One thing I’ve noticed about art in all its many forms in the rise of this digital age is that it seems to be so much more of a pissing contest to get noticed and after one is noticed it’s a constant battle to keep on top of the heap. Let’s face it you shouldn’t judge a book by its cover, but most people are going to and the people in the band and the marketers behind the band know that too and they are going to do everything they can to make that cover catchy as fuck, even if the words inside are just complete garbage. I think the five members of the Louisville, Kentucky rock group Jane know this and are a spirited enough “fuck all” rock band to play the game but by their own rules.
On their debut record, Amen Dudes Jane, who is vocalist Christy O'Connell, guitarist Tory Fisher drummer Matt Filip, bassist Jennie Walker and guitarist Matt Fox, launch through each song with a fierce aplomb that so many coming of age rock bands I have the chance to listen to all the time seem to always be lacking. From the beginning to the end Jane. nail it over and over with a simplicity and directness that is quite refreshing.
The opening track “Before We Die” is two minutes and sixteen seconds of bad-assedness rock and roll reminiscent of the thrash and bang day of Sonic Youth, albeit without the super long and intricate guitar solos. But the same power is here, and O’Connell’s vocals, which are just nasty enough of a sneer that they sound and likely are authentic, and the rock that the band bangs out behind her has that same honest simplicity, not showing off or going off too long in one direction or another or trying to make any of their songs “sound” like something.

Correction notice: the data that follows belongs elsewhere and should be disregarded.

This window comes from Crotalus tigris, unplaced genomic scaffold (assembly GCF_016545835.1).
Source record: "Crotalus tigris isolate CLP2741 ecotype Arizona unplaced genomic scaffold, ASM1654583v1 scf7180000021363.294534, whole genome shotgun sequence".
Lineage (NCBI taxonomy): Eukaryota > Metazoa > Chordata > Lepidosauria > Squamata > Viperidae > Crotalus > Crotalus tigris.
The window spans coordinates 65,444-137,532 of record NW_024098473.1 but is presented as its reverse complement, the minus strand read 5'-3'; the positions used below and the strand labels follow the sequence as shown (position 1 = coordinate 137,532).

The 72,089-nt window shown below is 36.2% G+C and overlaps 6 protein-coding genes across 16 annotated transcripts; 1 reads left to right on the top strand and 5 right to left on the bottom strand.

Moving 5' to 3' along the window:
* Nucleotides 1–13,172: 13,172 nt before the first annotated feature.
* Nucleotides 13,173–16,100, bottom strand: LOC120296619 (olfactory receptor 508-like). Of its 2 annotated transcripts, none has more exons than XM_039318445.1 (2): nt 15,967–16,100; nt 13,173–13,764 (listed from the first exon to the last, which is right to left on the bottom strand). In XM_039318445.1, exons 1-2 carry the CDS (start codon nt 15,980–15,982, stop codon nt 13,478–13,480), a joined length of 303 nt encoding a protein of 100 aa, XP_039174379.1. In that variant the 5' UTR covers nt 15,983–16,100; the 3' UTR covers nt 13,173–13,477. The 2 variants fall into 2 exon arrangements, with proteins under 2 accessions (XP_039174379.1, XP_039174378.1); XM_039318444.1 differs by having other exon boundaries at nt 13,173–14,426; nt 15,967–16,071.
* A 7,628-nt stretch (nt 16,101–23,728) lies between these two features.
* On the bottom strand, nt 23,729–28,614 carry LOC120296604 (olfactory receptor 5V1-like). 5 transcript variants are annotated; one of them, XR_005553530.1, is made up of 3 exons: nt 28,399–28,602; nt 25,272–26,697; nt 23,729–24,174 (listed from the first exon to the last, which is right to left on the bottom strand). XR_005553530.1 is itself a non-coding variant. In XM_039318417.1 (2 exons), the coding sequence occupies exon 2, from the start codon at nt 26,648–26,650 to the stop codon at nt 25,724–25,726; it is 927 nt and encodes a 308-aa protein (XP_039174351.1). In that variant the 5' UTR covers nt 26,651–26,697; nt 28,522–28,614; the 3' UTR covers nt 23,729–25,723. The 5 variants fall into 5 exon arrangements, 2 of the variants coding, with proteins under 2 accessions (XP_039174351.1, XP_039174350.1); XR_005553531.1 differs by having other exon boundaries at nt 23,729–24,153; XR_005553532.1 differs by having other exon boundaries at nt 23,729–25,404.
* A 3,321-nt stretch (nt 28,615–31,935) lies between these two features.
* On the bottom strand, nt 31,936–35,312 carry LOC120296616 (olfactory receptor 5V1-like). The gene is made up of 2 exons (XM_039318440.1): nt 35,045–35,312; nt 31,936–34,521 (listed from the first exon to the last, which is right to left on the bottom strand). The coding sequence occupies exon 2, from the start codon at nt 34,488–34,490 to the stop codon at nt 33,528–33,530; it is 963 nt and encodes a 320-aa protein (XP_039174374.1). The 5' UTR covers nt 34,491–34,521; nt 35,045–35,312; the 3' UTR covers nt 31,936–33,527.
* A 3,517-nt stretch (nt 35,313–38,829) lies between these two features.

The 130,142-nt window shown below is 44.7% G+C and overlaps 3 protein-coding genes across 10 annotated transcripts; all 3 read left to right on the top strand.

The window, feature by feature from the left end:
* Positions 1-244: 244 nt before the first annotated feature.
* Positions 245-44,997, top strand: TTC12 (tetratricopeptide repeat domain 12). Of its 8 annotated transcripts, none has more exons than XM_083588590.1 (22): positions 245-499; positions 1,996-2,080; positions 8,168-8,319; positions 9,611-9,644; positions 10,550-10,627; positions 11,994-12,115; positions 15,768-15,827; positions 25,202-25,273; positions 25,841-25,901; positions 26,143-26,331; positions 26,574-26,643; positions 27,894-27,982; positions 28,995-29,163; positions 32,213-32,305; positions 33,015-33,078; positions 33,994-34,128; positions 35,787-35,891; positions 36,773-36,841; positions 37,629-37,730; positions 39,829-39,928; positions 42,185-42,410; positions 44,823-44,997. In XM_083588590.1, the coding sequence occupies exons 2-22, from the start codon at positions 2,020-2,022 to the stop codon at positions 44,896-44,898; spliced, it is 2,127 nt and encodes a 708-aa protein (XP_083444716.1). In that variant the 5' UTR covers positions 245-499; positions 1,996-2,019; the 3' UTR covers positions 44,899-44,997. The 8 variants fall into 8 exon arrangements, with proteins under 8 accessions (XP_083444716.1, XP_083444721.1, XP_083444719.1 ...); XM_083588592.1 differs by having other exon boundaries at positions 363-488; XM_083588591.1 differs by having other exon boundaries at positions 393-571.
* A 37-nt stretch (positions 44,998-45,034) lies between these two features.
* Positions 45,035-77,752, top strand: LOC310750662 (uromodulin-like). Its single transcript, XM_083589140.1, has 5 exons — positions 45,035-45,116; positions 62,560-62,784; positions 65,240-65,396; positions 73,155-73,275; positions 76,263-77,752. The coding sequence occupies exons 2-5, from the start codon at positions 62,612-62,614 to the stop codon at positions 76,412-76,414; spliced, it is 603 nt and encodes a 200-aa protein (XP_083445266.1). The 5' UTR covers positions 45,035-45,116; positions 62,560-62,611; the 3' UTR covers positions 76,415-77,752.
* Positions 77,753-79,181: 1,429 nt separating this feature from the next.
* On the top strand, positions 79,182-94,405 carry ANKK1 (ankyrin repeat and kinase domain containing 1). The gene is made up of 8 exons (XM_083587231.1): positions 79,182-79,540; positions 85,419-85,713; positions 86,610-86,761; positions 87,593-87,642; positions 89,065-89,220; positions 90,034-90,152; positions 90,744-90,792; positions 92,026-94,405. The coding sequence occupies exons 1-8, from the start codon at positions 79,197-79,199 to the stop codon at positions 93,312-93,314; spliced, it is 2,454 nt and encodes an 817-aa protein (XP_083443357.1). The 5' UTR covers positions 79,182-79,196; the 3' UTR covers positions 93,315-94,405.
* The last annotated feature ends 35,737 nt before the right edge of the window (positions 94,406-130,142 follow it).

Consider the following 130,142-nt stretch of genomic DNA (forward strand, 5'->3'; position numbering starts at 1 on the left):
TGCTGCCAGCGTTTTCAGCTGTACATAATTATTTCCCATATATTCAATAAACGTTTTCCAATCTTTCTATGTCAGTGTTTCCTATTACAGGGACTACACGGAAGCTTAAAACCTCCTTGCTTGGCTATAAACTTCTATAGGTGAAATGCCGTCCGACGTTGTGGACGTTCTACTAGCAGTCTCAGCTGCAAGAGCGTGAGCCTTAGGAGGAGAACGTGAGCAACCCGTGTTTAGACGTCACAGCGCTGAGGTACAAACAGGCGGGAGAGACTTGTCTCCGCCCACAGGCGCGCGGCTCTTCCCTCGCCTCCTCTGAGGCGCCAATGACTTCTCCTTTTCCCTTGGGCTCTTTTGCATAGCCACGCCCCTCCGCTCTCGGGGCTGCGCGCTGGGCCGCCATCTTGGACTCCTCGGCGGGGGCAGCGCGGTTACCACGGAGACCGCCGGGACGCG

The song “Lonely Boy” is a perfect example of this nonchalance of rock that just works so well on its own, needs no accoutrements or anything to spice it up. From this they launch into the bar rock anthem “Mountain” which moves with such great precision and erupts with a feral grunginess that pervades so many of the songs on Amen Dudes.
But Jane. are also a band willing to take chances and try not to hide any mistakes in hiss or feedback, they just lay it all on the table as they do so well on the melodic “Happily” and the bluesy and raucous thriller of a song, “Loaded Gun,” and the equally dirty closer “Mean Streets.”
I’m not a soothsayer or anything like that but I know a great and polished rock and roll band when I hear them, and Jane. is definitely that, and I wouldn’t be surprised if they did some damage enough to get themselves signed to an indie label that has enough sense to let them foster their sound and keep doing what they do so well which is to pen rock songs for people that actually give a shit about what’s inside the book. Highly recommended.
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